Your shopping cart is empty.

 

environmental history

Jane as a child on the shores of Lake Michigan.

There is no Plan B for humanity and our fellow species if we fail to keep our waters alive and clean.

By

Join the Wisconsin Academy and Nelson Institute for an evening with Jonathan Jarvis, the director of the National Park Service.

A rock bearing Anders Celsius’ lines which he used to track the falling sea line in Scandinavia in the early 1700s.

Slow changes, like melting glaciers and terrestrial rebound, create legacies for our planet.

Located on the northern tip of Sand Island, the Gothic-style Sand Island Light was constructed in 1881 from sandstone quarried right at the building site.

Wisconsin’s northernmost edge, consisting of the spectacular mainland sea caves at the tip of the Bayfield Peninsula and the matrix of beautiful and historic islands stretching 25 miles into Lake Superior, was forever protected when Congress established the Apostle Islands National Lakeshore in 1970.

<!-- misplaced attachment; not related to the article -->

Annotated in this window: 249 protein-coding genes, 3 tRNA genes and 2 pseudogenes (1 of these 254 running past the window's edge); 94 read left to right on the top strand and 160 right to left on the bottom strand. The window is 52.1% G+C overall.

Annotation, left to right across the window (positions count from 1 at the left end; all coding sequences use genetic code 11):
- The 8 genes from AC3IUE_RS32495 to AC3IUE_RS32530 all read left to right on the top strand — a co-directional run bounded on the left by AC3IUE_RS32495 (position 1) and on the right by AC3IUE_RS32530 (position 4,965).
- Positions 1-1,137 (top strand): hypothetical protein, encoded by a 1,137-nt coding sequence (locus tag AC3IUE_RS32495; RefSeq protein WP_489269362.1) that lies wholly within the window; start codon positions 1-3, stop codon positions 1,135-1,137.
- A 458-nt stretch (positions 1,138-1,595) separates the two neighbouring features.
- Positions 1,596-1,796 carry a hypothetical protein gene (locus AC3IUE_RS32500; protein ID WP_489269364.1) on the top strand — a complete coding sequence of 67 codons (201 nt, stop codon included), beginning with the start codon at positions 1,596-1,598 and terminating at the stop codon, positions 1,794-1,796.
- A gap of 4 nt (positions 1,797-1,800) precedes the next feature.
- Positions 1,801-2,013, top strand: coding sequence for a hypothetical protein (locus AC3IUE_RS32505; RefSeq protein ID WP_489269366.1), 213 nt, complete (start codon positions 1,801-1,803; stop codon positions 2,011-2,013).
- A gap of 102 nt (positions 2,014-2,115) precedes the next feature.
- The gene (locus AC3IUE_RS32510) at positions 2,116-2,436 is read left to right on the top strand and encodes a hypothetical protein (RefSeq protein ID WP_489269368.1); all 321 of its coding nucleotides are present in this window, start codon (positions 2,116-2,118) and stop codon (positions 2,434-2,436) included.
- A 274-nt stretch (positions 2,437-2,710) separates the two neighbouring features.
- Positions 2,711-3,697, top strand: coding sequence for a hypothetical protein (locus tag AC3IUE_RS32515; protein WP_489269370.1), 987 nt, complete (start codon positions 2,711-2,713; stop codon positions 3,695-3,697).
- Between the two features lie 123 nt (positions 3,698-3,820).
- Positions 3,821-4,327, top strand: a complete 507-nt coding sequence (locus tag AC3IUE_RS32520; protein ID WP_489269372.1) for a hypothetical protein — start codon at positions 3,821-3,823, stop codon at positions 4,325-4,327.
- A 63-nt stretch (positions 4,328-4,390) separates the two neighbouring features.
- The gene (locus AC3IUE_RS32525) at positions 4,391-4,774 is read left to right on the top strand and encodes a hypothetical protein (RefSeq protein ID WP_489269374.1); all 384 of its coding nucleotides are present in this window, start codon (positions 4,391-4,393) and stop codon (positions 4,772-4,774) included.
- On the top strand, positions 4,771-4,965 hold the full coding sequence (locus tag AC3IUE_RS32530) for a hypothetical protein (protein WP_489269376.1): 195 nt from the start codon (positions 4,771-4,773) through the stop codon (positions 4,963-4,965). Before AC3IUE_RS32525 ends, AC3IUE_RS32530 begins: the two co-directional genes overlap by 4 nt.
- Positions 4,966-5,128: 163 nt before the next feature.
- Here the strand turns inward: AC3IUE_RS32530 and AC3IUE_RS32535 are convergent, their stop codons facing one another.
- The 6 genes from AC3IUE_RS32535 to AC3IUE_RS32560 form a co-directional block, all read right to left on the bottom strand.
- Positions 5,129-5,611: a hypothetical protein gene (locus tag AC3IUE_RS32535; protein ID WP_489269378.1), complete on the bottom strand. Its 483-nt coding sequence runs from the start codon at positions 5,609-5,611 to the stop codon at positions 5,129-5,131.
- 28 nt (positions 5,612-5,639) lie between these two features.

In search of the once-extinct ivory-billed woodpecker.

In its October 1962 issue, Life magazine included this photo of Carson talking with children in the woods by her home. Photo credit: All rights reserved © 1962 Alfred Eisenstaedt (Time & Life Pictures)

Wisconsin Academy Fellow and conservation biologist Stanley A. Temple's story of how environmental pioneer Rachel Carson prepared the soil from which his career and lifelong love of nature would spring.

Contact Us
contact@wisconsinacademy.org

Follow Us
FacebookTwitterGoogle PlusInstagram

Wisconsin Academy Administrative Offices and Steenbock Gallery
1922 University Avenue
Madison, Wisconsin 53726
Phone: 608-263-1692

James Watrous Gallery of the Wisconsin Academy of Sciences, Arts & Letters
3rd Floor, Overture Center for the Arts
201 State Street
Madison, WI 53703
Phone: 608-265-2500